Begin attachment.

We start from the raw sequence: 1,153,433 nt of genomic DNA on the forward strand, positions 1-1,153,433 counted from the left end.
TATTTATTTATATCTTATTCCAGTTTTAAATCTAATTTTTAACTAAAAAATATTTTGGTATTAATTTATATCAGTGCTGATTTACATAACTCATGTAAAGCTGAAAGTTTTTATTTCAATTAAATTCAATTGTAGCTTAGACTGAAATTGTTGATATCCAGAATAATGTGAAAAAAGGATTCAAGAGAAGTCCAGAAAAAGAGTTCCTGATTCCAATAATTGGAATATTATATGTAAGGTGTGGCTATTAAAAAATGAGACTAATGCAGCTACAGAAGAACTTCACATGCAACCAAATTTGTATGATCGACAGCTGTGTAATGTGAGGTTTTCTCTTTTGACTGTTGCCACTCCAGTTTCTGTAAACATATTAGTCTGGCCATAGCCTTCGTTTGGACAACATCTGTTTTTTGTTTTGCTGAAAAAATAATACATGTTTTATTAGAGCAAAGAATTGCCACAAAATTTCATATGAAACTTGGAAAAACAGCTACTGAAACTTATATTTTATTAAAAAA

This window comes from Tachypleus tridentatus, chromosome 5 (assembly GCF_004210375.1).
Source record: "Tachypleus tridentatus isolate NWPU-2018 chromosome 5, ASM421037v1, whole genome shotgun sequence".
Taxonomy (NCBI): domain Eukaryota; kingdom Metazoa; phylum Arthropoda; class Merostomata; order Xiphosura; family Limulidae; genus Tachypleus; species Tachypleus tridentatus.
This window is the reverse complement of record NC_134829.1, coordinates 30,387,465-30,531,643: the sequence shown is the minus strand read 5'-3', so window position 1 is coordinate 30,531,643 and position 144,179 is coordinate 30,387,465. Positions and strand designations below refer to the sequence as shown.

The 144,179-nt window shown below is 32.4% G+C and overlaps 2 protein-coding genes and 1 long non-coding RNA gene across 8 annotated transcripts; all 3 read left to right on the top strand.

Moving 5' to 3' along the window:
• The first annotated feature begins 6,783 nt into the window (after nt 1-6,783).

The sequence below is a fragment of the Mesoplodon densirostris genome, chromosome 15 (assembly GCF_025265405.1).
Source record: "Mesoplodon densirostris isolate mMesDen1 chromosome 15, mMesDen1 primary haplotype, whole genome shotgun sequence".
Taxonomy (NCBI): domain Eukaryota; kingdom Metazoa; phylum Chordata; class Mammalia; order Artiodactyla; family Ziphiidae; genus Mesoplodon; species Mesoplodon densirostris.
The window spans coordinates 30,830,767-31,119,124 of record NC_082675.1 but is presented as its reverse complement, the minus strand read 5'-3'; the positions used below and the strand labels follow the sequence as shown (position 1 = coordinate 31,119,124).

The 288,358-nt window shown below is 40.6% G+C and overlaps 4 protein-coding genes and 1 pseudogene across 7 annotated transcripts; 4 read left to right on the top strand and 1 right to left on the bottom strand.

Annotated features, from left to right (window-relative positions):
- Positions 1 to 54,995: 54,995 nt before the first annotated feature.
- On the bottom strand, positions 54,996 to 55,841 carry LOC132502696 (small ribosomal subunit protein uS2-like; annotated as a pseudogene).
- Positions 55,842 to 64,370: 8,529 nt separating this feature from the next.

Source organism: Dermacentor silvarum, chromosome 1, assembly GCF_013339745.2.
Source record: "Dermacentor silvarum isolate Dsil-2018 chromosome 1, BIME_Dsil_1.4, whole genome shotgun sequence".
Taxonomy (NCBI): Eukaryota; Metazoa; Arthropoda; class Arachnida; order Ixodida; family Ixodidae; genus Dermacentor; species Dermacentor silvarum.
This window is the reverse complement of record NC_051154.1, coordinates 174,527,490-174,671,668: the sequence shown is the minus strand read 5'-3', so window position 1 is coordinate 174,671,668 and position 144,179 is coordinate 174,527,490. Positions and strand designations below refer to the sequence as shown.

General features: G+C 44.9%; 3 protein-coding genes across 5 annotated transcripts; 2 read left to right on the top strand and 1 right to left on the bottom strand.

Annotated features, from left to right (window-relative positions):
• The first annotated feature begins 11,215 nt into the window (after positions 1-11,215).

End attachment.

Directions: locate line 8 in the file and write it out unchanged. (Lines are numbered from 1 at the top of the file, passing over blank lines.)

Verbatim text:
Moving 5' to 3' along the window: